River/Bore Water for Kāpiti

KCDC seeks permit for unique Waikanae water scheme 

 By Alan Tristram

The Kāpiti Coast District Council (KCDC) has decided to apply to the Regional Council for a resource consent for the Waikanae River recharge scheme.

Next month the KCDC will ask the Greater Wellington Regional Council if it can take up to 30,700 cubic metres a day of water from the Waikanae River — and at times of low river flows replace it with ground water.

I understand it’s the first time such a scheme has been used in NZ for such a large population.

Reports presented to Councillors said there is enough water in the borefield to cover a high population growth and the threat of a major drought (called a 50-year event, meaning once in 50 years) up to 2060.

This is based on research by the Council over the past three years.

But Council reports show two risks in the project:

  • There is a risk of saline (salt) intrusion, though the KCDC says this risk is low and will be restricted to the coastal fringe. But it will mean the closing of K13, a very productive bore close to the coast.
  • Recent investigations show the aquifer systems are inter-connected. This means the KCDC scheme could impact on private shallow bores in the area during “drawdown” in times of drought. Councillors have been told the impact would be local and would reduce with distance from the Council bore.

Project manager Phil Stroud says modelling shows that 30 to 50 private wells could be affected in the shallow aquifers — and 10 to 15 deeper wells in the Waimea and Pleistocene aquifer.

Private owners told

He says the KCDC has already been in touch with the bulk of the private bore owners in the area.

“Given the information we have gathered, we believe the numbers of bores that could be affected will be less,” he says.

Extensive research has been undertaken on the impact of pumping groundwater into the Waikanae River in times of drought. A recent study suggests there could be some increase in algae growth with some types of algae, but this is considered to have only a minor effect on the river.

The reports presented to Council also contain feedback and recommendations from the Technical Advisory Group (TAG) chaired by Don Hunn.

The Advisory Group concludes that the work undertaken for Council had been ‘painstaking and well done’ and members think Council has been put in a position to make the final decision about whether and when to proceed with staged river recharge.

River monitoring with Maori

Councillors have been told stakeholders, two independent scientists, and the Te Āti Awa Water Working Group (WWG) have agreed that the Council should bring in a river monitoring programme which would address any effects as they arose.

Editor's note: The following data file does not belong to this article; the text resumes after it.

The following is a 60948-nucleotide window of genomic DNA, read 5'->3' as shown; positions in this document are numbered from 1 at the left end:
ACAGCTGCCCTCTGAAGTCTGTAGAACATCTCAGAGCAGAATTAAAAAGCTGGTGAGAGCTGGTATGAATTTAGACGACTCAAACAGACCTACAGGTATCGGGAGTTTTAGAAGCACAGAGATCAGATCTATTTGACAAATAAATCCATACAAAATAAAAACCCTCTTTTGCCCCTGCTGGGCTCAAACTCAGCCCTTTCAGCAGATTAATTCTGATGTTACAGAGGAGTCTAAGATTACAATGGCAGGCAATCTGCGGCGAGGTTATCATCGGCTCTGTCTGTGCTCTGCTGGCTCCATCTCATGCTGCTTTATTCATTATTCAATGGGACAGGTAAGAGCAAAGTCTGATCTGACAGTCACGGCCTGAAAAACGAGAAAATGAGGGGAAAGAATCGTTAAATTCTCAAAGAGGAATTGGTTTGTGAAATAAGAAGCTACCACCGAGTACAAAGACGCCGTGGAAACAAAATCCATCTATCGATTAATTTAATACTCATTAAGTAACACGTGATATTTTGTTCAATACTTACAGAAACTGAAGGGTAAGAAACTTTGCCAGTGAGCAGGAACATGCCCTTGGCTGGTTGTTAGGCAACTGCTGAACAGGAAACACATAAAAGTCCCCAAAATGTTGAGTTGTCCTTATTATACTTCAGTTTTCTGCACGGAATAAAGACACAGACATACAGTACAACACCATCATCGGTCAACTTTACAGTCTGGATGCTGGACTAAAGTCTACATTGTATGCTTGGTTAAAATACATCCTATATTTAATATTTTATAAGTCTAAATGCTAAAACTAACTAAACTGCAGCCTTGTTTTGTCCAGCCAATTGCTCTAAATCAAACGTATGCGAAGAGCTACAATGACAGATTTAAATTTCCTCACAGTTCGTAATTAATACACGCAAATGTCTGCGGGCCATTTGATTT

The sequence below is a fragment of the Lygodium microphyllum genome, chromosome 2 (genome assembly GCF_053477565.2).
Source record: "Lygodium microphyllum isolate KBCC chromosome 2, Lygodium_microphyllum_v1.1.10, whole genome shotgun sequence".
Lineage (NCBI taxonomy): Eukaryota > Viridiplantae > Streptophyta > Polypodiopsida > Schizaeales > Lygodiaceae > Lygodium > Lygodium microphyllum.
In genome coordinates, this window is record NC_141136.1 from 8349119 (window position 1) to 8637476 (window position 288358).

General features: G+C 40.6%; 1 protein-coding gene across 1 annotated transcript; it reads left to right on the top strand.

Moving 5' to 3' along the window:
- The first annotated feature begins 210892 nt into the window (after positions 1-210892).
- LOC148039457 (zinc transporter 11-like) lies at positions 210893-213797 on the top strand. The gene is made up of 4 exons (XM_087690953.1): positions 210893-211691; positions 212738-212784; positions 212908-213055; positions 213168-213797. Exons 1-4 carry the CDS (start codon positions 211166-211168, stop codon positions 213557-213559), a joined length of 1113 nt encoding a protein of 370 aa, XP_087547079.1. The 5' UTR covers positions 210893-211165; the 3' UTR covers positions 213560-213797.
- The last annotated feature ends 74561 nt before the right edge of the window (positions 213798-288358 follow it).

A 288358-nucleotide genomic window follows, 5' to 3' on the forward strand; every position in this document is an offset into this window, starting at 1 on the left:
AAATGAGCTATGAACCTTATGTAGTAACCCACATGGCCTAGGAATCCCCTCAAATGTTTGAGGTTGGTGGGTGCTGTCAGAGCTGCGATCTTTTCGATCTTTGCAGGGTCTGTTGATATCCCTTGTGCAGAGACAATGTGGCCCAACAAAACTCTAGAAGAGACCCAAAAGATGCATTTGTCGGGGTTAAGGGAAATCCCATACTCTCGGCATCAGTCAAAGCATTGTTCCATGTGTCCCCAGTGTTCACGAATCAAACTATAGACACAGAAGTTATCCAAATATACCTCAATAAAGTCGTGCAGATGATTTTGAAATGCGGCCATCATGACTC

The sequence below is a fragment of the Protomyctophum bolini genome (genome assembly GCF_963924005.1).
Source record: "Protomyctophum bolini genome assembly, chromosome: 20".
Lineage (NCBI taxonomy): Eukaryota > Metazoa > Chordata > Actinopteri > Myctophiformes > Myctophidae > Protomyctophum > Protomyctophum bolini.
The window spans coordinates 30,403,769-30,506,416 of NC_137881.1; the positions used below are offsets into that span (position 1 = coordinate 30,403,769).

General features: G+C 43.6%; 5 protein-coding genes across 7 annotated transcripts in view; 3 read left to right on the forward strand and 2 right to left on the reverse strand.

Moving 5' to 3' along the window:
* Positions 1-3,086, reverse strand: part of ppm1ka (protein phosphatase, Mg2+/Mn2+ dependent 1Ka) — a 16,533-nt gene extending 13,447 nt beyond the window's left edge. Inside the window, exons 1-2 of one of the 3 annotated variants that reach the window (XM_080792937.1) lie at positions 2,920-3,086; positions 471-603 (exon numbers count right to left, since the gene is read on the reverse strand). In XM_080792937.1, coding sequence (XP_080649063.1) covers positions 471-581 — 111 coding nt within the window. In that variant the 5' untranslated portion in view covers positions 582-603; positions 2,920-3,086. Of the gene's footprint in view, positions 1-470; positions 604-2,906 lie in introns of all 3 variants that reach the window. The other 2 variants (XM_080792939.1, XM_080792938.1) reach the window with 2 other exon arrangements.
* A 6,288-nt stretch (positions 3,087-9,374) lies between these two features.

Talks were now underway with Te Āti Awa on a plan to monitor future river conditions and on projects to improve the upper river catchment.

Deputy Mayor Roger Booth, who chaired the Council meeting, says:

“This is a significant step in our goal of providing a dependable ,high quality supply of treated river water to residents in Waikanae, Paraparaumu and Raumati for the next 50 years.”






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Research should be done overseas to see what happens when one adjusts the water table in an environment.
Water is lubrication, NZ is quake prone.
Sinkhole are a consequence as well.
Drying up of private bores and wells will also be a problem.
At least the KCDC are consistantly naieve, and ignorant.

Living within our resource doesnt mean use it to death, or to the limit !, bring on the water catchment/storage ———–Dam.

Interesting thing happens when one rows a boat with one oar. 🙂

Thank you for this full account of the report that was presented to KCDC on Thursday. It is to be remembered that the river recharge will only happen in a severe drought to prevent Kapiti breaching the GW Resource Ccnsent to extract water from the Waikanae river, and to provide water to the community.

This technique may be used for the first time in NZ for a larger population, but it is not new. Llowell Manning suggested the technique way back in 2002, when a consultation group was discussing ‘Water Matters’; but his idea was to use another supply of water to recharge the river.

When Council applies for a resource consent, GW will advertise this and the matter will be open for public consultation.